Let’s put it this way: No, there is no evidence that someone who “didn’t enter elite universities at a precocious age” is “doomed to inferiority forever.” Yes, on average child prodigies do very well. It’s probably true that they do a little bit better on average than people who enter college at a typical age but who are at the top of their age group in I.Q. If you look at the people who end up later in life at the top of their fields, there are probably more of them who went through through their education at a normal rate than there are ones who went through it in a very fast rate. For that matter, there are a few who took longer than average who made it to the top of their fields. Yes, it’s probably better to accelerate your education. No, it won’t destroy your life if you don’t.

Does “people who enter college at a typical age but who are at the top of their age group in I.Q.” mean those atop their age bracket of those who share similar or identical IQs, or those possessing the highest IQ among peers similarly or identically aged?

If there’s no evidence suggesting students who enter at a typical age are doomed to inferiority, is there evidence to support your statement’s probable truth?

For example, within a confined temporal window, say one’s undergraduate years, do child prodigies who had entered at 15 (or younger) perform better when compared with students who had entered at a typical age but graduated at or near the top of the class, irrespective of what they do after they graduate?

miragesyzygy, I can’t find any precise numbers on how well child prodigies do on average. Here’s an article about the subject that talks about it in a general way. It has some links on the bottom to other articles about the subject:

When someone brings up the topic of child prodigies (and over the years posters on the SDMB have asked questions about this subject a number of times), they often seem to have one of these extreme positions:

  1. All child prodigies succeed as well as their parents (or whoever has been their mentors) have hoped. They all go on to win Nobel Prizes or become universally famous as a great musician or whatever. They are never a disappointment.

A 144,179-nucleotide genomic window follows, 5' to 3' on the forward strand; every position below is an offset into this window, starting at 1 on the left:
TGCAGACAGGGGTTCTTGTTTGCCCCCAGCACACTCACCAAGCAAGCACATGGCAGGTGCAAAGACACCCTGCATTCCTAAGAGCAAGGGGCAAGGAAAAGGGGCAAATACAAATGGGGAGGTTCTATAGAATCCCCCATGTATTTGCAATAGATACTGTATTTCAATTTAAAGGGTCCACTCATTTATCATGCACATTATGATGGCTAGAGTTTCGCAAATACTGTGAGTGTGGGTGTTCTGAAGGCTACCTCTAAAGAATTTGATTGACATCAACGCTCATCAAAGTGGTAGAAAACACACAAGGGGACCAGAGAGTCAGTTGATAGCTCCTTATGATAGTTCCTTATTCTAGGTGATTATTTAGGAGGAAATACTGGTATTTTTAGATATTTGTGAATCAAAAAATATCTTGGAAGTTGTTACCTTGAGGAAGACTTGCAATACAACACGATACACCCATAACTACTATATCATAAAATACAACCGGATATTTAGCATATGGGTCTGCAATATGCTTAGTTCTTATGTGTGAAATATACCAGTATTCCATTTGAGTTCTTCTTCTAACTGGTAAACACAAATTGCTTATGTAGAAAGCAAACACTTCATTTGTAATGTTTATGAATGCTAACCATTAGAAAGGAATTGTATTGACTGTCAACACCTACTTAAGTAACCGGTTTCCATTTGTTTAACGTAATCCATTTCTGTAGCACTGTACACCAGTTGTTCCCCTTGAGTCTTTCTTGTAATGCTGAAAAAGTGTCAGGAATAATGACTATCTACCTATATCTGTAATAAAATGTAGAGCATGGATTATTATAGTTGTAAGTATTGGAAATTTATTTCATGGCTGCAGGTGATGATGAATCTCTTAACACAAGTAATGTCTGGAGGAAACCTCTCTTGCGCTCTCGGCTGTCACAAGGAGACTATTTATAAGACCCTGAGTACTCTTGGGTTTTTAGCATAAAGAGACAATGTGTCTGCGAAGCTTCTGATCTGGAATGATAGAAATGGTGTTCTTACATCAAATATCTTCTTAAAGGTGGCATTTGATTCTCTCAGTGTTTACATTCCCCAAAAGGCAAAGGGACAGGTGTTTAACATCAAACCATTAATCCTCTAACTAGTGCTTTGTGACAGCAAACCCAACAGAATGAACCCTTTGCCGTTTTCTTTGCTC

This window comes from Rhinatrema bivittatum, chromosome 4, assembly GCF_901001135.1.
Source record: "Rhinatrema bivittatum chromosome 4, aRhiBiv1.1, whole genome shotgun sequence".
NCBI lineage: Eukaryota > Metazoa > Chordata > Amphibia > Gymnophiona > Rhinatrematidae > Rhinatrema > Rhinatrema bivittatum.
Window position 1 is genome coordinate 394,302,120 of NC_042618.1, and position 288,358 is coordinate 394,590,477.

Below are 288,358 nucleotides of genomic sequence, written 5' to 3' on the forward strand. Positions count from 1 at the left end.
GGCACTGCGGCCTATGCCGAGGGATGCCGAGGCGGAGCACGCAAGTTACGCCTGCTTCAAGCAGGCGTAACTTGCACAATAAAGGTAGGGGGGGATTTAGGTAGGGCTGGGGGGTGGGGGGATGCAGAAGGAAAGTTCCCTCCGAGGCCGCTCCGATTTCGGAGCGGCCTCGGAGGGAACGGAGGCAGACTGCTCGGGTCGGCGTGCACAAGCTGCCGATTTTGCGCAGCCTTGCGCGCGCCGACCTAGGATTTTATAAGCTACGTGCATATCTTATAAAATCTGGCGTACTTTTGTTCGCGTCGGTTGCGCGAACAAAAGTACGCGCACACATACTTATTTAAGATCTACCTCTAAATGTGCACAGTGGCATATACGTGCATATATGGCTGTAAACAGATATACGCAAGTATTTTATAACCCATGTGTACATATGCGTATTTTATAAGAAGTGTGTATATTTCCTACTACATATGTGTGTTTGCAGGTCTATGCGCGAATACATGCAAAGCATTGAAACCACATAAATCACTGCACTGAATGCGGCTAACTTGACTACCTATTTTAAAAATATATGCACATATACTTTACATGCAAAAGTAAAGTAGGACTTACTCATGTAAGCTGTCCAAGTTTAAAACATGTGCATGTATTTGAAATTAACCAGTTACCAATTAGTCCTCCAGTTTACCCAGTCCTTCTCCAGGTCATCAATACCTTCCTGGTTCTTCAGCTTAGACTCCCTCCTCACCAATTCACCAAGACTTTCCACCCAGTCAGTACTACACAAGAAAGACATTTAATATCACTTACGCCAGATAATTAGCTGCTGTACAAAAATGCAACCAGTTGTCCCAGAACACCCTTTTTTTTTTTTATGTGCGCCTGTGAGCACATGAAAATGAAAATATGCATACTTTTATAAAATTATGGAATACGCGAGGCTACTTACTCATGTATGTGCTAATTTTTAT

2. They all become completely screwed up by the pressure. They give up trying and spend the rest of their lives as unknowns. They wander the streets as homeless people.

  3. They all get bored with whatever subject they were prodigies in and take up some other field.

  4. They don’t do any better on average than anyone else who’s considered quite smart but didn’t accelerate their education.

There are one or two examples of number 2. This is called mental illness. Child prodigies are no more and no less likely to become mentally ill later in life. The pressure itself doesn’t seem to be what caused them to become mentally ill.

There are some examples of number 3. Some of them probably did resent the pressure and out of spite went into a different field. Some of them changed subjects just out of boredom. Some of them realized that, as they approached adulthood, they weren’t going to be at the top of the field they had been pushed toward, so they picked something else to do for the rest of their lives.

There are a few examples of number 1. However, there are a lot of examples of people who weren’t prodigies who also reached the top of their field. I suspect that child prodigies are slightly more likely to reach the top of their field than very smart people who weren’t pushed into accelerated educations, but I don’t know how to find the statistics on this.

Probably most prodigies end up as examples of number 4, doing well in the rest of their life but not reaching the top of their fields.

But, as I said, I have no figures on how many prodigies are in each of these categories. I’m just speaking from what I’ve read in some articles about the subject. Perhaps someone else has exact figures.